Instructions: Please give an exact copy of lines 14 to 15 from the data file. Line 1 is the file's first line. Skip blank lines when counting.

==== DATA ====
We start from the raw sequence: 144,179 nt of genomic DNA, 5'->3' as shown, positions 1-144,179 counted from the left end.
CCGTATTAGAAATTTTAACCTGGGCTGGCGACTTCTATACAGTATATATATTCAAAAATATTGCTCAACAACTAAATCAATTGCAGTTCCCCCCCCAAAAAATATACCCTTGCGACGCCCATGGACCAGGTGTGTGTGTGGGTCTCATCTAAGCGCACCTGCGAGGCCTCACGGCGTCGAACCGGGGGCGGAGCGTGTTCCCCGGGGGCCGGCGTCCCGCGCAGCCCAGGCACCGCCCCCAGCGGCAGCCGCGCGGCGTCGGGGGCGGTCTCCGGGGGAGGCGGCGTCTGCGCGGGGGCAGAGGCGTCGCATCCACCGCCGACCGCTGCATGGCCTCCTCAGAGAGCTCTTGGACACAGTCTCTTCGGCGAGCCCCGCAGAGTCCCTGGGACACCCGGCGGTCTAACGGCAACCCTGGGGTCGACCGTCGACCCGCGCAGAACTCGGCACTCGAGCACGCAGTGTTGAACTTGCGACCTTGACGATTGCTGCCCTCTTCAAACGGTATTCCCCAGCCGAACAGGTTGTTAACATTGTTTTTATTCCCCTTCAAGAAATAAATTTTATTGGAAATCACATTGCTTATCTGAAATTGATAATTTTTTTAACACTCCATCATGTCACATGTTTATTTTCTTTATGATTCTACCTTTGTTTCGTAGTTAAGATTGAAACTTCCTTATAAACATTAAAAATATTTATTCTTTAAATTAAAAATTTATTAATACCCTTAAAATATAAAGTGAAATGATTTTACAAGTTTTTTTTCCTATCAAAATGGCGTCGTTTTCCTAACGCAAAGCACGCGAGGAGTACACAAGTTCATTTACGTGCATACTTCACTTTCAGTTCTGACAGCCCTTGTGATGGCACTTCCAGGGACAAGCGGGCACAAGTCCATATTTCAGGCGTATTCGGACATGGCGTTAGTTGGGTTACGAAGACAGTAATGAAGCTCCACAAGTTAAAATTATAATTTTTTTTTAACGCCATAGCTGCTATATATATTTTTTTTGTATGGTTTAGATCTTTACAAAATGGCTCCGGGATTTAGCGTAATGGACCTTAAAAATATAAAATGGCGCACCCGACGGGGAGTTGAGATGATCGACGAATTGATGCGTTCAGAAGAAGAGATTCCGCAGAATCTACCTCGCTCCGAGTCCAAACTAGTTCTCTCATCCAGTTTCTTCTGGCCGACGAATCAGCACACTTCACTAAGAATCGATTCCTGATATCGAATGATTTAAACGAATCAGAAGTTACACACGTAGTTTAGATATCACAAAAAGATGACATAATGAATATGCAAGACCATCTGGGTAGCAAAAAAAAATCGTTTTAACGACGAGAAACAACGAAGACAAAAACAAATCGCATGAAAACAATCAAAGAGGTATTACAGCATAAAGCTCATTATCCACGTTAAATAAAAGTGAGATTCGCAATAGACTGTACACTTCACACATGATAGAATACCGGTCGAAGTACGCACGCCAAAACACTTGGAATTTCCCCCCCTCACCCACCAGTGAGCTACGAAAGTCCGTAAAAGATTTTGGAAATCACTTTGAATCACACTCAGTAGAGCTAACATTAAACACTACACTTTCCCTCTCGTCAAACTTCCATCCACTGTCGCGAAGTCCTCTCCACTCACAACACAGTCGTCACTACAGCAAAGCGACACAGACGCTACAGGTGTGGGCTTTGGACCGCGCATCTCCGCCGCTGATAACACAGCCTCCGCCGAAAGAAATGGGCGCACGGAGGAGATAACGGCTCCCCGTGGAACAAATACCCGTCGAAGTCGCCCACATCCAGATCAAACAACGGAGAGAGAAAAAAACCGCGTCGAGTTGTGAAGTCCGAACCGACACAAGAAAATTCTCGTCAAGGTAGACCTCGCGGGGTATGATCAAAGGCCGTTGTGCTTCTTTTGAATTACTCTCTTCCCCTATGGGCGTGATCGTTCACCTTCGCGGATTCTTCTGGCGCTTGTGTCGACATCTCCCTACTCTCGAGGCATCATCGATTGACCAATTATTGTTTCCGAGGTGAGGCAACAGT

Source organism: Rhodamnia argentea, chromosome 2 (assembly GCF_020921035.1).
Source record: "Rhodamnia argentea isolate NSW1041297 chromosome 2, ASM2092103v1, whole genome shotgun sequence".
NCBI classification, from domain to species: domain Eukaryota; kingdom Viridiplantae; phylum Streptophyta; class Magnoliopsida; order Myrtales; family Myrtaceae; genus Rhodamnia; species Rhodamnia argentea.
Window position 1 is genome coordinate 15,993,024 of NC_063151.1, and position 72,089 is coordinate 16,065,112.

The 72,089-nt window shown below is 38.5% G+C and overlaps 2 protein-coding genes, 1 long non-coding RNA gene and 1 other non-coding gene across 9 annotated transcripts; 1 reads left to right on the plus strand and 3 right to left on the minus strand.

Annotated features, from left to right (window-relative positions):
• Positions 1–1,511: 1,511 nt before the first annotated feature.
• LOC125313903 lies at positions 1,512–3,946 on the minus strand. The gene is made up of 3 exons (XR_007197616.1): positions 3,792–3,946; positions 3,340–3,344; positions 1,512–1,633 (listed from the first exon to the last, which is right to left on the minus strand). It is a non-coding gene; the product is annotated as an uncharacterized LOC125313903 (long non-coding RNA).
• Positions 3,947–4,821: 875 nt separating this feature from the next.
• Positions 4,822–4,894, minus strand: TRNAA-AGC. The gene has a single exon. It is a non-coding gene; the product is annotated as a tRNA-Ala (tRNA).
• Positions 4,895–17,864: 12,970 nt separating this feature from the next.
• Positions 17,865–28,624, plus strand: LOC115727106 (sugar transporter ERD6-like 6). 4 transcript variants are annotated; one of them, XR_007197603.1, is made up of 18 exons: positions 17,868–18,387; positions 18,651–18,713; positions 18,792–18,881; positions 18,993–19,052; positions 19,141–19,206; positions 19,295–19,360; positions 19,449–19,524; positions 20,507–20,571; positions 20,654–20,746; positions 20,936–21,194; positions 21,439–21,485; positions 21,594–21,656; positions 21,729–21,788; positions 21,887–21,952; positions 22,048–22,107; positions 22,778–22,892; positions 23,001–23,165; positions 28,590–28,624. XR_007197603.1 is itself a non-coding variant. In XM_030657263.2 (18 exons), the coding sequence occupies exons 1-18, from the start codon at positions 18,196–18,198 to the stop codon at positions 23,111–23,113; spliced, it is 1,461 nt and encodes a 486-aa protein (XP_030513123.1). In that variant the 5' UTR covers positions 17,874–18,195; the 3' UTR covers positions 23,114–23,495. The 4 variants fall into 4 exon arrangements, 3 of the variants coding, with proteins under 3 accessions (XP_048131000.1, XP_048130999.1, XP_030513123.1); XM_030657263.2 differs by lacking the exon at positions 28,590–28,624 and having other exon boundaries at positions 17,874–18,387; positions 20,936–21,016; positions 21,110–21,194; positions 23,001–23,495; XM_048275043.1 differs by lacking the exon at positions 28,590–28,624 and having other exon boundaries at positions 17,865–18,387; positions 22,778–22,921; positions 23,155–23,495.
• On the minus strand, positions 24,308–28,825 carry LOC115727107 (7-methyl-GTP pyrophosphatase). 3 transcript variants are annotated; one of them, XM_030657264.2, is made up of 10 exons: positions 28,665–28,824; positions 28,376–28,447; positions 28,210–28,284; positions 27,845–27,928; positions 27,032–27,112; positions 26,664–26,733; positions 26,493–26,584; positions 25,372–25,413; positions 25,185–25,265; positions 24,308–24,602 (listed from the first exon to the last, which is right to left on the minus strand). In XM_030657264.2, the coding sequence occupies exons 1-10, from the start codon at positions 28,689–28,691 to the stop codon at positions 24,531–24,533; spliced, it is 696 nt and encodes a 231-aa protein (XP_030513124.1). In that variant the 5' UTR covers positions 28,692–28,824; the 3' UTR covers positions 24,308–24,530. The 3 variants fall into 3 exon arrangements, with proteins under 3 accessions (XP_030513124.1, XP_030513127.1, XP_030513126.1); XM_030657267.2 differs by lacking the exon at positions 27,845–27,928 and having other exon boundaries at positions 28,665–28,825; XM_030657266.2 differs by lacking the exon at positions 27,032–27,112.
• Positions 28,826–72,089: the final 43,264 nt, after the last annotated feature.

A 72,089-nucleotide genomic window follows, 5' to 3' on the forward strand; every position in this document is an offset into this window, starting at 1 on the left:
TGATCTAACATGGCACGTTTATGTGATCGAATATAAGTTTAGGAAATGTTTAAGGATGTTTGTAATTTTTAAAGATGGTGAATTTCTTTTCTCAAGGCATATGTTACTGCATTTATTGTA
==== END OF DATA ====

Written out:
• Positions 17,865–28,624, plus strand: LOC115727106 (sugar transporter ERD6-like 6). 4 transcript variants are annotated; one of them, XR_007197603.1, is made up of 18 exons: positions 17,868–18,387; positions 18,651–18,713; positions 18,792–18,881; positions 18,993–19,052; positions 19,141–19,206; positions 19,295–19,360; positions 19,449–19,524; positions 20,507–20,571; positions 20,654–20,746; positions 20,936–21,194; positions 21,439–21,485; positions 21,594–21,656; positions 21,729–21,788; positions 21,887–21,952; positions 22,048–22,107; positions 22,778–22,892; positions 23,001–23,165; positions 28,590–28,624. XR_007197603.1 is itself a non-coding variant. In XM_030657263.2 (18 exons), the coding sequence occupies exons 1-18, from the start codon at positions 18,196–18,198 to the stop codon at positions 23,111–23,113; spliced, it is 1,461 nt and encodes a 486-aa protein (XP_030513123.1). In that variant the 5' UTR covers positions 17,874–18,195; the 3' UTR covers positions 23,114–23,495. The 4 variants fall into 4 exon arrangements, 3 of the variants coding, with proteins under 3 accessions (XP_048131000.1, XP_048130999.1, XP_030513123.1); XM_030657263.2 differs by lacking the exon at positions 28,590–28,624 and having other exon boundaries at positions 17,874–18,387; positions 20,936–21,016; positions 21,110–21,194; positions 23,001–23,495; XM_048275043.1 differs by lacking the exon at positions 28,590–28,624 and having other exon boundaries at positions 17,865–18,387; positions 22,778–22,921; positions 23,155–23,495.
• On the minus strand, positions 24,308–28,825 carry LOC115727107 (7-methyl-GTP pyrophosphatase). 3 transcript variants are annotated; one of them, XM_030657264.2, is made up of 10 exons: positions 28,665–28,824; positions 28,376–28,447; positions 28,210–28,284; positions 27,845–27,928; positions 27,032–27,112; positions 26,664–26,733; positions 26,493–26,584; positions 25,372–25,413; positions 25,185–25,265; positions 24,308–24,602 (listed from the first exon to the last, which is right to left on the minus strand). In XM_030657264.2, the coding sequence occupies exons 1-10, from the start codon at positions 28,689–28,691 to the stop codon at positions 24,531–24,533; spliced, it is 696 nt and encodes a 231-aa protein (XP_030513124.1). In that variant the 5' UTR covers positions 28,692–28,824; the 3' UTR covers positions 24,308–24,530. The 3 variants fall into 3 exon arrangements, with proteins under 3 accessions (XP_030513124.1, XP_030513127.1, XP_030513126.1); XM_030657267.2 differs by lacking the exon at positions 27,845–27,928 and having other exon boundaries at positions 28,665–28,825; XM_030657266.2 differs by lacking the exon at positions 27,032–27,112.